Many believe settlement works in Jackson's favor

January 26, 1994|By J. D. Considine | J. D. Considine,Pop Music Critic

Now that the Michael Jackson child molestation civil suit has been settled without any admission of guilt on Jackson's part, will the singer finally be able to put this nastiness behind him and get on with his career?

That certainly seems to be what the Jackson camp is hoping. A statement issued yesterday by his lawyers, Johnnie Cochran and Howard Weitzman, insisted that "The resolution of this case is in no way an admission of guilt by Michael Jackson." It added that the singer "is an innocent man who does not intend to have his career and his life destroyed by rumors and innuendo."

Many industry observers agree that the settlement is definitely to Jackson's advantage.

"He's still a viable act," says Rolling Stone senior features editor Anthony DeCurtis. "There's still an audience there for him, and barring the possibility of a criminal proceeding -- which now seems unlikely -- he will have a career."

DeCurtis adds that the cash settlement will probably work to Jackson's advantage, since it does cast doubt on the motives of the 14-year-old boy whose parents brought the suit.

"If somebody really molested your child, would you take a cash settlement?" he asks. "Wouldn't you want to follow through on bringing this person to justice, if only to prevent some future occurrence of this kind of thing?

"I think that this suggests the possibility that these people were interested in the money."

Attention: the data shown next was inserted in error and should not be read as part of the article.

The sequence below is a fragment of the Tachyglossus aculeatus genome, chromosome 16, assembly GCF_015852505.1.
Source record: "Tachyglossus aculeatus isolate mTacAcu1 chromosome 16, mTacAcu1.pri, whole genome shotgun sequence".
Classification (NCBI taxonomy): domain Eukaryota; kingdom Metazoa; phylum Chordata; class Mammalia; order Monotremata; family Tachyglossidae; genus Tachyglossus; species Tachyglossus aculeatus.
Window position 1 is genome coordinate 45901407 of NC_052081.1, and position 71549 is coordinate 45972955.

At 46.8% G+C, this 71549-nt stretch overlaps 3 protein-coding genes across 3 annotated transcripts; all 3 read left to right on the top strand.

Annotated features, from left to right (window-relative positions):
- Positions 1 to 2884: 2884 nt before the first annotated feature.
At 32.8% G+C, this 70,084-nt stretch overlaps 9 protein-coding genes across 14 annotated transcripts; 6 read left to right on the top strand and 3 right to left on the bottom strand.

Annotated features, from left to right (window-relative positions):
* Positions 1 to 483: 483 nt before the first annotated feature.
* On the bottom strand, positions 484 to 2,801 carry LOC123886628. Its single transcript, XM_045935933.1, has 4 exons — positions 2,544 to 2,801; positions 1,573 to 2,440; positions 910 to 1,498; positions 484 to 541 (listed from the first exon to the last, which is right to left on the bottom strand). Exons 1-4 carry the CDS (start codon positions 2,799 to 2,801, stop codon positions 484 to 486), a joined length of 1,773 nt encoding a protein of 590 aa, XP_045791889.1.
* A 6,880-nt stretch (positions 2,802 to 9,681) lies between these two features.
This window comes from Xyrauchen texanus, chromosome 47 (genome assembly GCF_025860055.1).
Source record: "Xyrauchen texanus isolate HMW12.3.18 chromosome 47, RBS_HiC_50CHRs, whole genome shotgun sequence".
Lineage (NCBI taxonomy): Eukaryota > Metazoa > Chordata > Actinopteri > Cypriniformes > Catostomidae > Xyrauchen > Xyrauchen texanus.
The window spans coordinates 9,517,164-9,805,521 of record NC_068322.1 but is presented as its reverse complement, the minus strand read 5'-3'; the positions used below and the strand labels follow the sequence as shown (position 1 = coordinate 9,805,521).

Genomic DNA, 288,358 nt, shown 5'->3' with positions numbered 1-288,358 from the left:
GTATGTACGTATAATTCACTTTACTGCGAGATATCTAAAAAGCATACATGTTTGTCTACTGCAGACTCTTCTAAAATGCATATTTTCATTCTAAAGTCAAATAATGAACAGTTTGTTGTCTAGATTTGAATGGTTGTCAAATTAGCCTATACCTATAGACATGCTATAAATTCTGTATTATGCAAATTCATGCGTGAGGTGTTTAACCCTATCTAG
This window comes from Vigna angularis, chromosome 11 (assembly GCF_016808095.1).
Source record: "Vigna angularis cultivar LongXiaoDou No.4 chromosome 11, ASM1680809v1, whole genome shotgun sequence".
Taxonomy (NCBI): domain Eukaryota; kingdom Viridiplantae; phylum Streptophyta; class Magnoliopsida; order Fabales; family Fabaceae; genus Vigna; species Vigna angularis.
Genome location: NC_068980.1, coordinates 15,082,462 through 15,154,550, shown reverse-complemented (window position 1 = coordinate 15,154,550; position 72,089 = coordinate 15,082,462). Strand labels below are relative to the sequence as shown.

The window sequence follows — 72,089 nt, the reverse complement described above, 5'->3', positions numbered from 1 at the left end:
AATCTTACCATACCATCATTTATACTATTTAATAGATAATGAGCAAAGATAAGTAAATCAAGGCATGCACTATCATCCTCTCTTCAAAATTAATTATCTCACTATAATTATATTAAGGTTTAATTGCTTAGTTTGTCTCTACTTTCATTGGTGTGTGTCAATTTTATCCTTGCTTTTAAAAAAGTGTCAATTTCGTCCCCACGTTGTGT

"It makes the kid look bad," agrees rock critic Robert Christgau, a senior editor at The Village Voice. "It makes him look bad to me, and I basically thought his story was credible. This makes it substantially less credible in my opinion."

"I suppose that some cynics will say that it proves that, in the United States, everything's for sale," says Bill Flanagan, editor of Musician magazine. "But some other cynics might say that this whole thing might only have been about money in the first place, and that if big money were not an issue, no one ever would have made the allegations against Jackson."

In any event, it does seem likely that the pop star's career will suffer on some fronts.

"I suspect that his career as Michael Jordan is over," says Christgau, referring to Jackson's status as a celebrity pitchman. For example, the singer's endorsement deal with Pepsi, which dated back to 1983, ended shortly after he canceled his most recent tour, and there has been no sign that the company is interested in renewing the relationship.

"There may even be no more tour sponsorships," adds DeCurtis. "And probably no more highly visible events involving children."

As for his popularity with the music-buying public, Jackson has been in decline ever since his 1982 release, "Thriller," became the biggest-selling album in history. "Dangerous," his most recent album, did sell well internationally, but it was considered a commercial disappointment in the U.S.

Nonetheless, Jackson maintains a large and loyal following, and Flanagan believes that his overall popularity will be unaffected by the settlement. "People who like Michael Jackson's music will continue to like it, and they can choose to believe that he was horribly wronged and slandered," he says. "People who want to believe otherwise about him will believe it no matter what."

On the other hand, says Christgau, Jackson "was viewed as a weirdo before, and he's certain to be viewed as much more of a weirdo now. Given his talent, one wishes that his psyche would be in better shape. But at the fannish distance that I'm happy to maintain from him, he does seem to be the rock and roll version of E.T."

If nothing else, though, the end of this court case means that the publiclikely will be spared additional evidence of Jackson's weirdness.

"Like every parent whose kids love Michael Jackson, I'm very, very glad that I don't have to turn on the TV every night and see some court TV film of Michael Jackson being asked all these horribly embarrassing questions," says Flanagan. "I'm glad for my kids that this thing is going away."

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